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Forum topic by CH53ECC posted 02-09-2014 07:48 AM 923 views 0 times favorited 9 replies Add to Favorites Watch
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CH53ECC

16 posts in 1036 days


02-09-2014 07:48 AM

With a lot of elbow grease a rusted table saw top can be brought back to nearly new condition. Still have some work to do but it is getting there.


9 replies so far

View exelectrician's profile

exelectrician

2327 posts in 1889 days


#1 posted 02-09-2014 07:51 AM

I like your anti gravity zone you have going there, is that part of your secret? Whatever, it looks like it works!

-- Love thy neighbour as thyself

View waho6o9's profile

waho6o9

7172 posts in 2039 days


#2 posted 02-09-2014 02:06 PM

Maybe use the coarse block and save some time?

http://www.woodworkingshop.com/product/sa99996/

View SCOTSMAN's profile

SCOTSMAN

5839 posts in 3047 days


#3 posted 02-09-2014 02:45 PM

I always use a rough grade sandpaper, with a six inch hand grinder changing discs regularly.It always works great but never leavit it to work in a given site/area always keep it moving.It is slow sometimes but works on the most demanding of circumstances. Have fun Alistair

-- excuse my typing as I have a form of parkinsons disease

View hairy's profile

hairy

2384 posts in 2994 days


#4 posted 02-09-2014 02:59 PM

Here’s another way.
http://lumberjocks.com/topics/42906

-- stay thirsty my friends...

View CH53ECC's profile

CH53ECC

16 posts in 1036 days


#5 posted 02-09-2014 04:38 PM

I read so many different opinions on how clean the surface it’ was hard to decide. Some people said never use sand paper others used it no problem. I probably chose the hardest route but the safest. I like both the suggestions above never seen either of those before. And ex exeletrician the anti gravity zone makes it that much easier everyone should have one IMHO lol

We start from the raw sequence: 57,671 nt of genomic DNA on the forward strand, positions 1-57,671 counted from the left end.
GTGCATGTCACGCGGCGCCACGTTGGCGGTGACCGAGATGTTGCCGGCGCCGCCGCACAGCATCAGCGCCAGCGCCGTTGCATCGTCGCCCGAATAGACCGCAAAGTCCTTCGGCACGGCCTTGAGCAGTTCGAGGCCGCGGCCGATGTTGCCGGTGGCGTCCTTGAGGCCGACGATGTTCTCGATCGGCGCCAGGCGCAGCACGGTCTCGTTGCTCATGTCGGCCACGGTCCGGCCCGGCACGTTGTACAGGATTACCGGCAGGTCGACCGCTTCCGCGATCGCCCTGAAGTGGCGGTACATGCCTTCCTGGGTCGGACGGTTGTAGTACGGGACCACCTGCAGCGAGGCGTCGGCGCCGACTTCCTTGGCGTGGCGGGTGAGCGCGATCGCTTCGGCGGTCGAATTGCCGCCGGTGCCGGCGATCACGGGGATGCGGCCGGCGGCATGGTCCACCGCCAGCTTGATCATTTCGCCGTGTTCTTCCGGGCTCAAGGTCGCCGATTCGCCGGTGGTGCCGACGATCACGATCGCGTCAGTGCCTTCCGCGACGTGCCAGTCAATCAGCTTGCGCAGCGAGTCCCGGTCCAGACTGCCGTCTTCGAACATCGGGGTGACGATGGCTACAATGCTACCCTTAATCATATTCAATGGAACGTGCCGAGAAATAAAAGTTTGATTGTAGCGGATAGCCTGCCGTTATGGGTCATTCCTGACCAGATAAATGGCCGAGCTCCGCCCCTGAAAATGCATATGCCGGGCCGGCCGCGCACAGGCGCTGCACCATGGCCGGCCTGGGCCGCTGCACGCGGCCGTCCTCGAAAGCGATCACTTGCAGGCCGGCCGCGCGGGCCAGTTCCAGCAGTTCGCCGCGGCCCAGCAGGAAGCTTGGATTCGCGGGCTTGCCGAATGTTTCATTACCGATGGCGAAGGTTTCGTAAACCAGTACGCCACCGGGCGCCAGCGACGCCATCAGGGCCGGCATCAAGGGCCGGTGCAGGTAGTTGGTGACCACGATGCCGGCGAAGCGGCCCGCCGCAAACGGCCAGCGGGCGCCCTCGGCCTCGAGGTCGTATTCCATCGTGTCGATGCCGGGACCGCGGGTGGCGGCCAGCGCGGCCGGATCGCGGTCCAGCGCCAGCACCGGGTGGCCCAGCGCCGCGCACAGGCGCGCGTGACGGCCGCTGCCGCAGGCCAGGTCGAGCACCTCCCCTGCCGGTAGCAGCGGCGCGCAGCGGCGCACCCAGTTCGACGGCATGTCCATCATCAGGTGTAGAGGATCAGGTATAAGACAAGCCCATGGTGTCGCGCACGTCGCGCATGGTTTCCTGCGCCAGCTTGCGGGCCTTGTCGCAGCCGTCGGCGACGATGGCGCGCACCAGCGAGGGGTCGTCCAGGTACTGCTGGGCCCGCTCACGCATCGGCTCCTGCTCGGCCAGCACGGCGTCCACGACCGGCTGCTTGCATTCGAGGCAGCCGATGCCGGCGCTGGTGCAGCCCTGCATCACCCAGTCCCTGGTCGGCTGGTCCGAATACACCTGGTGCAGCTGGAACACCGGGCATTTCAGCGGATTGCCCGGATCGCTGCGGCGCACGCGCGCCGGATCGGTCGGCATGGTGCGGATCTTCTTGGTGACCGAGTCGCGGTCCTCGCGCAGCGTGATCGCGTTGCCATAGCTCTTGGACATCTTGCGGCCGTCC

View Bobsboxes's profile

Bobsboxes

1107 posts in 2126 days


#6 posted 02-09-2014 04:41 PM

I also use the sand flex blocks. They are amazing. And seem to last.

-- Bob in Montana. Kindness is the Language the blind can see and deaf can hear. - Mark Twain

View MrRon's profile

MrRon

3926 posts in 2706 days


#7 posted 02-10-2014 04:45 PM

I just cleaned my saw top of rust. I used a ROS with a 120 grit and WD-40; made quick work. I wiped it down well and applied pure carnuba wax.

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CH53ECC

16 posts in 1036 days


#8 posted 02-10-2014 05:32 PM

Got it all cleaned up. now thinking I want to take the wings off that I just scrubbed and build a saw station around it.

View Bill White's profile

Bill White

4450 posts in 3423 days


#9 posted 02-10-2014 05:41 PM

Another remedy for ya.
Restaurants use a “grill brick” to clean grills, etc. It is vitreous foam glass, usually black in color, and works magic on cast iron. Scour the top with some form of lube, and you’ve got pristine cast iron. Might be worth you checkin’ ‘em out.
Bill

-- bill@magraphics.us

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